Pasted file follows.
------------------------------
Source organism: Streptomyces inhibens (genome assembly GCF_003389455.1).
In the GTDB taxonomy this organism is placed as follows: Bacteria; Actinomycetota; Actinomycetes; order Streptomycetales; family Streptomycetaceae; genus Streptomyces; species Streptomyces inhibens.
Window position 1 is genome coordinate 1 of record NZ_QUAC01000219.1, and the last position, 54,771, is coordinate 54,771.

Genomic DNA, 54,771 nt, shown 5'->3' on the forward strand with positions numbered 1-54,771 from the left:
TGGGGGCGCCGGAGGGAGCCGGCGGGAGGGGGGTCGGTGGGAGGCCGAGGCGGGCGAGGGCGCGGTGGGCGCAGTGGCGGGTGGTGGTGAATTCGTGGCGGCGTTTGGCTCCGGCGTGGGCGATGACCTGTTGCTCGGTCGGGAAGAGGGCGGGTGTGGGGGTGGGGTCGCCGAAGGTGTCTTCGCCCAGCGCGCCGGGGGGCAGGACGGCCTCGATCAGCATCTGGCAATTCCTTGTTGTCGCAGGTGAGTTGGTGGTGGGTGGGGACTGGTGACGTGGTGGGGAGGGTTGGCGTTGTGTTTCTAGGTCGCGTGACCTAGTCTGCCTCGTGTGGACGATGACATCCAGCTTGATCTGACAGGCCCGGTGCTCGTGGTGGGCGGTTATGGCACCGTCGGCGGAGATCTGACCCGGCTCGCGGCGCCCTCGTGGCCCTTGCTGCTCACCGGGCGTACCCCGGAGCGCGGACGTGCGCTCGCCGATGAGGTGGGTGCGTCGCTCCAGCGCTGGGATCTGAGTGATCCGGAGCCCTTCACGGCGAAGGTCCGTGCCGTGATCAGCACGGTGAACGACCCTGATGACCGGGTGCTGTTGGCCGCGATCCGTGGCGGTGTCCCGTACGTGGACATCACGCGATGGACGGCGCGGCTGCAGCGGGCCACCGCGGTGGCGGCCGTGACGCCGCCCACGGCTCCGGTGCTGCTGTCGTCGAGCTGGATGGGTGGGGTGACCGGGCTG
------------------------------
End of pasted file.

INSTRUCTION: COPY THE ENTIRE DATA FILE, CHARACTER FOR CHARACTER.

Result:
Source organism: Streptomyces inhibens (genome assembly GCF_003389455.1).
In the GTDB taxonomy this organism is placed as follows: Bacteria; Actinomycetota; Actinomycetes; order Streptomycetales; family Streptomycetaceae; genus Streptomyces; species Streptomyces inhibens.
Window position 1 is genome coordinate 1 of record NZ_QUAC01000219.1, and the last position, 54,771, is coordinate 54,771.

Genomic DNA, 54,771 nt, shown 5'->3' on the forward strand with positions numbered 1-54,771 from the left:
TGGGGGCGCCGGAGGGAGCCGGCGGGAGGGGGGTCGGTGGGAGGCCGAGGCGGGCGAGGGCGCGGTGGGCGCAGTGGCGGGTGGTGGTGAATTCGTGGCGGCGTTTGGCTCCGGCGTGGGCGATGACCTGTTGCTCGGTCGGGAAGAGGGCGGGTGTGGGGGTGGGGTCGCCGAAGGTGTCTTCGCCCAGCGCGCCGGGGGGCAGGACGGCCTCGATCAGCATCTGGCAATTCCTTGTTGTCGCAGGTGAGTTGGTGGTGGGTGGGGACTGGTGACGTGGTGGGGAGGGTTGGCGTTGTGTTTCTAGGTCGCGTGACCTAGTCTGCCTCGTGTGGACGATGACATCCAGCTTGATCTGACAGGCCCGGTGCTCGTGGTGGGCGGTTATGGCACCGTCGGCGGAGATCTGACCCGGCTCGCGGCGCCCTCGTGGCCCTTGCTGCTCACCGGGCGTACCCCGGAGCGCGGACGTGCGCTCGCCGATGAGGTGGGTGCGTCGCTCCAGCGCTGGGATCTGAGTGATCCGGAGCCCTTCACGGCGAAGGTCCGTGCCGTGATCAGCACGGTGAACGACCCTGATGACCGGGTGCTGTTGGCCGCGATCCGTGGCGGTGTCCCGTACGTGGACATCACGCGATGGACGGCGCGGCTGCAGCGGGCCACCGCGGTGGCGGCCGTGACGCCGCCCACGGCTCCGGTGCTGCTGTCGTCGAGCTGGATGGGTGGGGTGACCGGGCTG